> public static void main(String[] args) {
    > String[] slot =


    {"first", "second", "third", "foo", "bar" };

    >
    > // Now I want to delete e.g. the third slot and shift all remaining
    > slots 1 slot upwards.
    > //
    > // The result should look like:
    > //
    > // slot[0] = new String(first");
    > // slot[1] = new String(second");
    > // slot[2] = new String(foo");
    > // slot[3] = new String("bar");
    > }
    >
    > }
    >
    markspace, Nov 25, 2011
    #7
  8. Sven Fischer

    Lew Guest

    Patricia Shanahan wrote:
    > Magnus Warker wrote:
    >> Lew wrote:
    >>> Sven Fischer wrote:
    > >> You should post complete, compilable code in the future. See
    > >> http://sscce.org/

    > >
    > > Why? He asked for an algorithm.

    >
    > I agree. However, for anyone who feels really strongly that they need an
    > SSCCE to even look at a question, here is one based on the original article:


    For the record, as I explained earlier I did not suggest an SSCCE because I feel ("really strongly" or otherwise) that I "need an SSCCE even to look at a question", but for pedagogical purposes specific to the OP's situation.

    The value of the SSCCE isn't achieved by your providing it, but by the OP going through the exercise.

    Thanks for the good example, but I hope the OP doesn't just skip the work because they think your answer is enough for them.

    It isn't.

    --
    Lew
    Lew, Nov 25, 2011
    #8
  9. Sven Fischer

    Roedy Green Guest

    On 25 Nov 2011 10:39:52 GMT, (Sven Fischer)
    wrote, quoted or indirectly quoted someone who said :

    >How can I do this most easily?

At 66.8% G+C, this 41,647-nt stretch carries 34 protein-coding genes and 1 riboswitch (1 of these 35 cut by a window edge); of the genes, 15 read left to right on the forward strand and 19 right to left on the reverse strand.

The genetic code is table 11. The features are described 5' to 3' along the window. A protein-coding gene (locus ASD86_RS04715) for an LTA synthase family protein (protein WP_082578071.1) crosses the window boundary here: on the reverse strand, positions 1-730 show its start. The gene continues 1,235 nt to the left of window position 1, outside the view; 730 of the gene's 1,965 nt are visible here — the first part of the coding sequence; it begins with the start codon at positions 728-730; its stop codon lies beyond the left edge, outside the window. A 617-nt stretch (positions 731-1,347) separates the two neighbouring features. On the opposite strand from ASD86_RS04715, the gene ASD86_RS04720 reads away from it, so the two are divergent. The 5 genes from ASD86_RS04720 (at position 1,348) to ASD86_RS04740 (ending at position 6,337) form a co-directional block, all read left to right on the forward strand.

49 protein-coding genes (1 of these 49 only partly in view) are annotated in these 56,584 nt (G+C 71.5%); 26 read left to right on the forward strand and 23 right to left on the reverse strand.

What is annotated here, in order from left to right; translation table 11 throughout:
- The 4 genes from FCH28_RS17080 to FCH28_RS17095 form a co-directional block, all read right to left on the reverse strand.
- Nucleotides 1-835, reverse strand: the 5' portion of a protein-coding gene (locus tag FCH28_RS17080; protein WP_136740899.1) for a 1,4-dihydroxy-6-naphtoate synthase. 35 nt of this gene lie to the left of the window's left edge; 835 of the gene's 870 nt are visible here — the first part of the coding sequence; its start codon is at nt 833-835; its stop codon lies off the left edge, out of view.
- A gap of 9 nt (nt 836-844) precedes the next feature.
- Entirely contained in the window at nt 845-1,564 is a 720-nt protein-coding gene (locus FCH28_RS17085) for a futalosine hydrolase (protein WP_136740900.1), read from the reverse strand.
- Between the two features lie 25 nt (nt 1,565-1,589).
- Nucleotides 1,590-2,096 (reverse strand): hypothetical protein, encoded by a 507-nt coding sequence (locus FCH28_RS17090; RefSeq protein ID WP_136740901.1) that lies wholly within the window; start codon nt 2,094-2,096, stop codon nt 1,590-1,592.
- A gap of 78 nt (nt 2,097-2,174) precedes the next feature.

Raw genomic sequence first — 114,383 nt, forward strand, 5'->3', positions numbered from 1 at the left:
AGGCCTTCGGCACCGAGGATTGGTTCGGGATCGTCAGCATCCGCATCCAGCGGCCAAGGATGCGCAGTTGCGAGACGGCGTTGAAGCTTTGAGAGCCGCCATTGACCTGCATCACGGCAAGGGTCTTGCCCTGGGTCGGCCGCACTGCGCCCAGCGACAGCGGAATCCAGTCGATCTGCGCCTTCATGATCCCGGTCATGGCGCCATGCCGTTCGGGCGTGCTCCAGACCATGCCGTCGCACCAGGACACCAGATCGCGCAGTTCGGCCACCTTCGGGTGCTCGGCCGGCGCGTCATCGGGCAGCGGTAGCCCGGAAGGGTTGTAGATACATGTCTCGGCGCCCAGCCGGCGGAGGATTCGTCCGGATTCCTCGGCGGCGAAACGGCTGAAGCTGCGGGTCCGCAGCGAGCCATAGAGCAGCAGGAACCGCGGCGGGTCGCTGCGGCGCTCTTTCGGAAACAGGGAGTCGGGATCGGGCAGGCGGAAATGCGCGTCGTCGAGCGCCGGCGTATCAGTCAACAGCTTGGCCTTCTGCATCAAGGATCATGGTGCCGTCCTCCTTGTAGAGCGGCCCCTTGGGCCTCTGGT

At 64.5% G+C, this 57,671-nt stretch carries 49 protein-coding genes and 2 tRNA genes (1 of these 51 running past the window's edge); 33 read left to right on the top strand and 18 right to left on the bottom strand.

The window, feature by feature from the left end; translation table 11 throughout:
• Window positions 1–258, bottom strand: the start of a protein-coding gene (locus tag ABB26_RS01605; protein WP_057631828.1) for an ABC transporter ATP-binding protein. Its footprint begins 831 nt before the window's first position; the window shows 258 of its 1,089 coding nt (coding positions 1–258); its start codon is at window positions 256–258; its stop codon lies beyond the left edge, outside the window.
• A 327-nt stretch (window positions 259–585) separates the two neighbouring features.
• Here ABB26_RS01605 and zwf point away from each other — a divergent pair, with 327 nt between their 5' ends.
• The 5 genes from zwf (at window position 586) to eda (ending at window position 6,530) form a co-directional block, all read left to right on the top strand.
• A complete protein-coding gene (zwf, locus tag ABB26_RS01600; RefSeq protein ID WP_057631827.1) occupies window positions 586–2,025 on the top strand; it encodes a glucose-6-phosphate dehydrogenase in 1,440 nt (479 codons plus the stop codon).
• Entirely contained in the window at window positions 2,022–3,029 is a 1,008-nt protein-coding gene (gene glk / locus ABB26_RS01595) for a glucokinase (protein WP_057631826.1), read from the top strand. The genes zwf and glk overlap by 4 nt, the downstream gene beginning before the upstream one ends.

>Is this possible without iteration in a "while" loop?


    The easy and standard way to do this is to use an ArrayList. It has a
    method to do this. Arrays are for groups of elements where you do not
    add or remove after initial creation.
    see http://mindprod.com/jgloss/arraylist.html

    A slightly more hairy-chested way to do it is to use System.arraycopy
    which is a native method that can take advantage of the hardware's
    ability to move whacking hunks of bytes around at a time.
    see http://mindprod.com/jgloss/array.html

    To do it the Pascalan way you need a loop that maintains two indexes
    from and to. They both increment/decrement each time around the loop.
    If there is overlap, you must work either up or down to avoid
    overwriting. see http://mindprod.com/jgloss/jcheat.html for hints on
    how to do loops with two indexes.

    You can peek inside the ArrayList code to see how it handles inserting
    and deleting. look inside src.zip.

    This takes me back. I wrote various moves that implemented this logic
    for BBL Forth/Abundance.

    --
    Roedy Green Canadian Mind Products
    http://mindprod.com
    I can't come to bed just yet. Somebody is wrong on the Internet.
    Roedy Green, Nov 25, 2011
    #9
  10. Sven Fischer

    Roedy Green Guest

    On Fri, 25 Nov 2011 10:17:50 -0800, Patricia Shanahan <>
    wrote, quoted or indirectly quoted someone who said :

    > slot[0] = new String("first");


    that "new String" is what I term "newbie stuttering". You can write
    it as
    slot[ 0 ] = "first";

    "first" is already a String.

    Patricia was just tidying to create an SSCCE. She elected not to tidy
    that up.

    see http://mindprod.com/jgloss/stuttering.html
    --
    Roedy Green Canadian Mind Products
    http://mindprod.com